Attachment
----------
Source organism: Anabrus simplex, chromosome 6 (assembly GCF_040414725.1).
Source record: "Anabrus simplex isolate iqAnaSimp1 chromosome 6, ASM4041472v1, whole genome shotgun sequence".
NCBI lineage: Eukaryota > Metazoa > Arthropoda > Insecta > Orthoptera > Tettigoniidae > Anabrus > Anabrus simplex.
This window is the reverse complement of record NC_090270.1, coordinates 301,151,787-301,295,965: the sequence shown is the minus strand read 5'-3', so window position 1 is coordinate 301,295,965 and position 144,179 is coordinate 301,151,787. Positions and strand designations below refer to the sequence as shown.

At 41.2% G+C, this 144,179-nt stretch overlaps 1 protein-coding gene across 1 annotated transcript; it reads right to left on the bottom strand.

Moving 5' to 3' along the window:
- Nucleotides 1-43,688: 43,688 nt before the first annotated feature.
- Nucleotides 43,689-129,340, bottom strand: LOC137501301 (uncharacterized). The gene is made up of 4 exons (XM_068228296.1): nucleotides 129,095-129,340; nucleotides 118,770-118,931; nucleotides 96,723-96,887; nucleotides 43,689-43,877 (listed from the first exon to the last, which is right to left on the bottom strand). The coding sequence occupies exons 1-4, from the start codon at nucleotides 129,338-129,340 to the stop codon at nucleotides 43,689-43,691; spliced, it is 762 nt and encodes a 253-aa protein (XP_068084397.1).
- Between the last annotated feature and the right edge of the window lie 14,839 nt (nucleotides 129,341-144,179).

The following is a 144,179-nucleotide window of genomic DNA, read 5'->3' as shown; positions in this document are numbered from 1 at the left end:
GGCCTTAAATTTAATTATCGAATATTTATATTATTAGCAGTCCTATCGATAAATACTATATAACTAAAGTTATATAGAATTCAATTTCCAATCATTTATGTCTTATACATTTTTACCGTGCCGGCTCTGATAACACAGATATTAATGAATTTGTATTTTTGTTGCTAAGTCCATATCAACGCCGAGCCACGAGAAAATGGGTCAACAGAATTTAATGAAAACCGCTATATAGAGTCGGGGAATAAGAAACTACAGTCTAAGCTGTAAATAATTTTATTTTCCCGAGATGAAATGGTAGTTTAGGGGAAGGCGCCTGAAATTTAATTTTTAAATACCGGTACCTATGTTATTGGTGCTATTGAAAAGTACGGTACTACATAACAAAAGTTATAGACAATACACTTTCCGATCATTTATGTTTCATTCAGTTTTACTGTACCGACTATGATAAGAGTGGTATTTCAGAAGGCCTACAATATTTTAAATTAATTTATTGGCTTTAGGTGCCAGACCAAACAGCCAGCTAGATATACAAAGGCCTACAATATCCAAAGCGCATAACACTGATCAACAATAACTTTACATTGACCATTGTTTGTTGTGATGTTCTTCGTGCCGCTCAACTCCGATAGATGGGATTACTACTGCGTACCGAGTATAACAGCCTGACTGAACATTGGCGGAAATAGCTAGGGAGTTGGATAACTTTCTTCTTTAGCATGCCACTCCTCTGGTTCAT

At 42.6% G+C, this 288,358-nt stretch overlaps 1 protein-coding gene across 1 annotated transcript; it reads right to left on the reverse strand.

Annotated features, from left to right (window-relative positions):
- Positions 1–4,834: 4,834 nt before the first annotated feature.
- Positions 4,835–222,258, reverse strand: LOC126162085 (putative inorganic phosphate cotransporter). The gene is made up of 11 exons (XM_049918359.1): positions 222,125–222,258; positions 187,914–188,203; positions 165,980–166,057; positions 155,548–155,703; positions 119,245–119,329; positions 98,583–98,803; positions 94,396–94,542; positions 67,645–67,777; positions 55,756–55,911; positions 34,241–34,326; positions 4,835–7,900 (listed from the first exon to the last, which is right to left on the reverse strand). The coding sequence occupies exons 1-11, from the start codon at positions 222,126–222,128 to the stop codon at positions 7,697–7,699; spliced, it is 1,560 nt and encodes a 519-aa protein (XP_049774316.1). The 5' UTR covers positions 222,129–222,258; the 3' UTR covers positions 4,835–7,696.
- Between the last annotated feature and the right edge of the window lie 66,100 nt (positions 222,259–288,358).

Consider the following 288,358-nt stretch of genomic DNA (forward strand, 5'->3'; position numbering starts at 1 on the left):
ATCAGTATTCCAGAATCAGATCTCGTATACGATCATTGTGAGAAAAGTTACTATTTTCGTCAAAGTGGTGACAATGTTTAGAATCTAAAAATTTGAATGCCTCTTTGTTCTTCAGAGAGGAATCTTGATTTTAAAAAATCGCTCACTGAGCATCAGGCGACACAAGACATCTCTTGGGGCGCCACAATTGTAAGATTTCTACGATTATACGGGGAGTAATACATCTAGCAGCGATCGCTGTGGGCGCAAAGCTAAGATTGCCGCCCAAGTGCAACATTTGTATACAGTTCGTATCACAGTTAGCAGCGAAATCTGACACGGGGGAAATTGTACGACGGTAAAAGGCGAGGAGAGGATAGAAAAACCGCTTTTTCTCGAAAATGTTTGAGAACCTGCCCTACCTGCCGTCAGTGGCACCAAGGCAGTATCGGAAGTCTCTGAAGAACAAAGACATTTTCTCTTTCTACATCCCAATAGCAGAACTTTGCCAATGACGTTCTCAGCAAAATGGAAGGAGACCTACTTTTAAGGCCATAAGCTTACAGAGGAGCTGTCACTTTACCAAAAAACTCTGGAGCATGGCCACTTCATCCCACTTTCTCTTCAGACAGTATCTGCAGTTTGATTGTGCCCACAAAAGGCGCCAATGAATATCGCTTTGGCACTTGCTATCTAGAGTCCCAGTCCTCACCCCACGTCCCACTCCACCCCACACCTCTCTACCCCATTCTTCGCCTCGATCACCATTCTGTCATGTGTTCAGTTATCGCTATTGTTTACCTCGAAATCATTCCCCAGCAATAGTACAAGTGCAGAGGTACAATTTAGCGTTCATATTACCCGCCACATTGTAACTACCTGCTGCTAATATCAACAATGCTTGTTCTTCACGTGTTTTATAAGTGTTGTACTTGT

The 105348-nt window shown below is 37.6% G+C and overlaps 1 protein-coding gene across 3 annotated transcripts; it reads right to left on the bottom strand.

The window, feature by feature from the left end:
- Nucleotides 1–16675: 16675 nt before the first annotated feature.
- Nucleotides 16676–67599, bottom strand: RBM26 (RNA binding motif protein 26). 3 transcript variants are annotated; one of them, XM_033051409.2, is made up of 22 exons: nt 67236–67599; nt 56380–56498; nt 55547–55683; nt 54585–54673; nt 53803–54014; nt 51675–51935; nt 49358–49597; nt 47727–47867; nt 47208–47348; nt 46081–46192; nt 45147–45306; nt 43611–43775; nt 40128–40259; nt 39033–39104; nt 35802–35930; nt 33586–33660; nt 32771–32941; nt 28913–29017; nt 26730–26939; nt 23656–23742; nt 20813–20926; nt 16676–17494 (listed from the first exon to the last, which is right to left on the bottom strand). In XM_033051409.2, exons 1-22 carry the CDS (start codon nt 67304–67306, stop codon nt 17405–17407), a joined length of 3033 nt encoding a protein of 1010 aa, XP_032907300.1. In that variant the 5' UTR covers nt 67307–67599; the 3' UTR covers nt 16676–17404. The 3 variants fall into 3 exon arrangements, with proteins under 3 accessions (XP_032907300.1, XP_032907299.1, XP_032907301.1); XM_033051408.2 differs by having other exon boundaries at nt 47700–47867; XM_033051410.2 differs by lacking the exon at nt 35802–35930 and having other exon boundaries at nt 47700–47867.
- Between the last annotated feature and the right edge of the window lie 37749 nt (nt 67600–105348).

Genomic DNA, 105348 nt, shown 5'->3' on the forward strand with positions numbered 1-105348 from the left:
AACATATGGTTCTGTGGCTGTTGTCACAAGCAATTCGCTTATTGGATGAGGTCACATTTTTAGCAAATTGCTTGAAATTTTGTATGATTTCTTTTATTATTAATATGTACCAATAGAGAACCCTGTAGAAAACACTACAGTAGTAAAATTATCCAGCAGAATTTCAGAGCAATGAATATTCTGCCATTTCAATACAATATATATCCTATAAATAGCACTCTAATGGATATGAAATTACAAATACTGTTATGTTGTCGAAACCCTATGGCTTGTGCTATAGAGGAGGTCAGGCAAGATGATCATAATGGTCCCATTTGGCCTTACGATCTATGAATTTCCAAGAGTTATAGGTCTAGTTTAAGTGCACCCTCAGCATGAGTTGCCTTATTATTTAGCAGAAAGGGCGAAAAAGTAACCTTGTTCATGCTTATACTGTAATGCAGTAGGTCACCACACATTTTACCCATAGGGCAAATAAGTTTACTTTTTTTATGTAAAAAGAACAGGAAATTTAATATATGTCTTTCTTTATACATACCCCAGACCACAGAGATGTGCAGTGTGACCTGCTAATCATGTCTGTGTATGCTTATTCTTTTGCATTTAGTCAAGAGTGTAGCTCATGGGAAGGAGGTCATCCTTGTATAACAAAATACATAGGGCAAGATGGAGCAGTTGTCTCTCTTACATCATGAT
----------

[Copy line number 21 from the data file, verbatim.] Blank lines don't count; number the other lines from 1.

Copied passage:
- Nucleotides 1–16675: 16675 nt before the first annotated feature.